The Nineteen Day Fast
|Fast Facts: The Nineteen Day Fast|
The Bahá'í Nineteen Day Fast was instituted by Bahá'u'lláh. He decreed that if capable, Bahá'ís between the ages of 15 and 70 should fast 19 days at the end of the year, going without food or drink from sunrise to sunset.
The annual fast takes place during the Bahá'í month of Alá (meaning Loftiness), which is from March 2 to March 20 or 21 on the Gregorian calendar. The month of Alá immediately precedes the Bahá'í New Year. The period of fasting is therefore viewed as a time of spiritual preparation and regeneration for the new year.
The Nineteen Day Fast brings together the Bahá'ís of local community for prayer, reading of scriptures, discussion of community activities, and enjoyment of one another's company.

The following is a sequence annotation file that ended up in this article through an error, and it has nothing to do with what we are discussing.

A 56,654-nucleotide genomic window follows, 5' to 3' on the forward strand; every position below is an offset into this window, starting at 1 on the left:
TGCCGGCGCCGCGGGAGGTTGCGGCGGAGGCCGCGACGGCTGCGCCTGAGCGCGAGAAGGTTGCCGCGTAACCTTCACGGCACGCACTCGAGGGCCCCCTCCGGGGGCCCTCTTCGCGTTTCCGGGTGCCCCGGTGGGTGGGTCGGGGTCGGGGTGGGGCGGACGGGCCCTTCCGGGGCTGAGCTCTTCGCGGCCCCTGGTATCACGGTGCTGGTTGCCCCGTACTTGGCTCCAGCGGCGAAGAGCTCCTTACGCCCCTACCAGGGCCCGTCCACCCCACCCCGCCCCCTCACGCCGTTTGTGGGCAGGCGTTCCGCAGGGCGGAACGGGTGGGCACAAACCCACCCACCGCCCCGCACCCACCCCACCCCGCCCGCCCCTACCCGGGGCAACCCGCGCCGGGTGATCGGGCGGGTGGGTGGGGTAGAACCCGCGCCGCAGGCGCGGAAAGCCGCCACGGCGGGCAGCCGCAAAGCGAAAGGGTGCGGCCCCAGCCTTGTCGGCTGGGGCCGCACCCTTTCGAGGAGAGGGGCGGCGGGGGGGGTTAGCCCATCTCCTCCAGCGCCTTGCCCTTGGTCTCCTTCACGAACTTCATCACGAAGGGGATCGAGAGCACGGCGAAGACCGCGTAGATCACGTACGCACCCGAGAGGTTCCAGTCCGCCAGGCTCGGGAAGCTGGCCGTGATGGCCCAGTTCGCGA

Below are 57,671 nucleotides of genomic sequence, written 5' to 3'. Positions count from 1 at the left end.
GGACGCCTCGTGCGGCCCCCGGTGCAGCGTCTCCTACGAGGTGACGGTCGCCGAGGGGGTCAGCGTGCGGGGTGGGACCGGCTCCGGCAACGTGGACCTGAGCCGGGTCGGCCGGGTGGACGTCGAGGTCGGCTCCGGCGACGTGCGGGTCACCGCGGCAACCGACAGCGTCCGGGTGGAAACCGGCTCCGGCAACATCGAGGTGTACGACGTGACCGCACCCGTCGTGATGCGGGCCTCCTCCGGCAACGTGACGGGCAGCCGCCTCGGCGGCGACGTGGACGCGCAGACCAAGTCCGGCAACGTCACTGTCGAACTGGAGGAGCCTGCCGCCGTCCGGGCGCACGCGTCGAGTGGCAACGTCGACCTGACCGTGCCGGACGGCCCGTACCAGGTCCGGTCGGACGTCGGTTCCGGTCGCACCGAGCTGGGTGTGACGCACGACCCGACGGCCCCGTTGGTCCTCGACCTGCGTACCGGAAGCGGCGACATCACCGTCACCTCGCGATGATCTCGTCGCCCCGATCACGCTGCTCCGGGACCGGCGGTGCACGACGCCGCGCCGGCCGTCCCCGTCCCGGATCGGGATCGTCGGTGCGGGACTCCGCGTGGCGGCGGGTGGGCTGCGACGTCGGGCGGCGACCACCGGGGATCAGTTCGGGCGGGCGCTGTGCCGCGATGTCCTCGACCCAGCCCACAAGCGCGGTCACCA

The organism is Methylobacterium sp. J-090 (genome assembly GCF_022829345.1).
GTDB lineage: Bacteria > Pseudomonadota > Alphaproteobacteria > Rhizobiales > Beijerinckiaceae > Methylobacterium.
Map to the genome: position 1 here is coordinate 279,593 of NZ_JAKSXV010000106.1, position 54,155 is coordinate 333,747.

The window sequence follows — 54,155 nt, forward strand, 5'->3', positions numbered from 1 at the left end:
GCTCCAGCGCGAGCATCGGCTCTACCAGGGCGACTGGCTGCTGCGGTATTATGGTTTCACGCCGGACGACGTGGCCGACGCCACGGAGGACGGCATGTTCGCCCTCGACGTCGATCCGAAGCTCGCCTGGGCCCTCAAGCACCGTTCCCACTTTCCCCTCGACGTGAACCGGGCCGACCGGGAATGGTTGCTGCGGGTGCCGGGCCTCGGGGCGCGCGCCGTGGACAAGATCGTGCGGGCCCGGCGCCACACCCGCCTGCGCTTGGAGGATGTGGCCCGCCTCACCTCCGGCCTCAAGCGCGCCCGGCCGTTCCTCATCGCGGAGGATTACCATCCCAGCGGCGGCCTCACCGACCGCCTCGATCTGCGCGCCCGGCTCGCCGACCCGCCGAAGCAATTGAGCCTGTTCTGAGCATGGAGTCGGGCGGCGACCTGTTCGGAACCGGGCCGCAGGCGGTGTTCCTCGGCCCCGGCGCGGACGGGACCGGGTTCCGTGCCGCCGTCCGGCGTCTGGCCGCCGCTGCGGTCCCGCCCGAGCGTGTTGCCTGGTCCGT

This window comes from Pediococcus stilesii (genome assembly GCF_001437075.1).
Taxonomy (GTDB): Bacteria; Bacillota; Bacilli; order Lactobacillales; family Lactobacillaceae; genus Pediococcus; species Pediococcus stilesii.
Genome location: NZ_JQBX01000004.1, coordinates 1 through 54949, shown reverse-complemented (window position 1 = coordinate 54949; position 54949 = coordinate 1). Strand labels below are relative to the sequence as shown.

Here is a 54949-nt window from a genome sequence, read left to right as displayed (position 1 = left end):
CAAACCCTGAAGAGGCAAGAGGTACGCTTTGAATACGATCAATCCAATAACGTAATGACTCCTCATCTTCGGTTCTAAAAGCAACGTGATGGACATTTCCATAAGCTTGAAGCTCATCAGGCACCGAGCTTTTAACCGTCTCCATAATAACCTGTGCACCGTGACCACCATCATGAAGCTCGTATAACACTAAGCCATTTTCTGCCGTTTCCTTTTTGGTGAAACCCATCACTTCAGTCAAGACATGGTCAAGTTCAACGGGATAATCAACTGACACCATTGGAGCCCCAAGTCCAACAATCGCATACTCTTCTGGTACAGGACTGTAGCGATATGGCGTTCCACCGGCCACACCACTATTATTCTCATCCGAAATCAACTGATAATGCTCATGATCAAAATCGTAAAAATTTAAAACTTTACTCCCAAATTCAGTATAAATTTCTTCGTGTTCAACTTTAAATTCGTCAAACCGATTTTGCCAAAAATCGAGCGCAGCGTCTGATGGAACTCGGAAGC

Shoghi Effendi explained the Nineteen Day Fast this way:
It is essentially a period of meditation and prayer, of spiritual recuperation, during which the believer must strive to make the necessary readjustments in his inner life, and to refresh and reinvigorate the spiritual forces latent in his soul. Its significance and purpose are, therefore, fundamentally spiritual in character. Fasting is symbolic, and a reminder of abstinence from selfish and carnal desires. (Directives of the Guardian, 1973).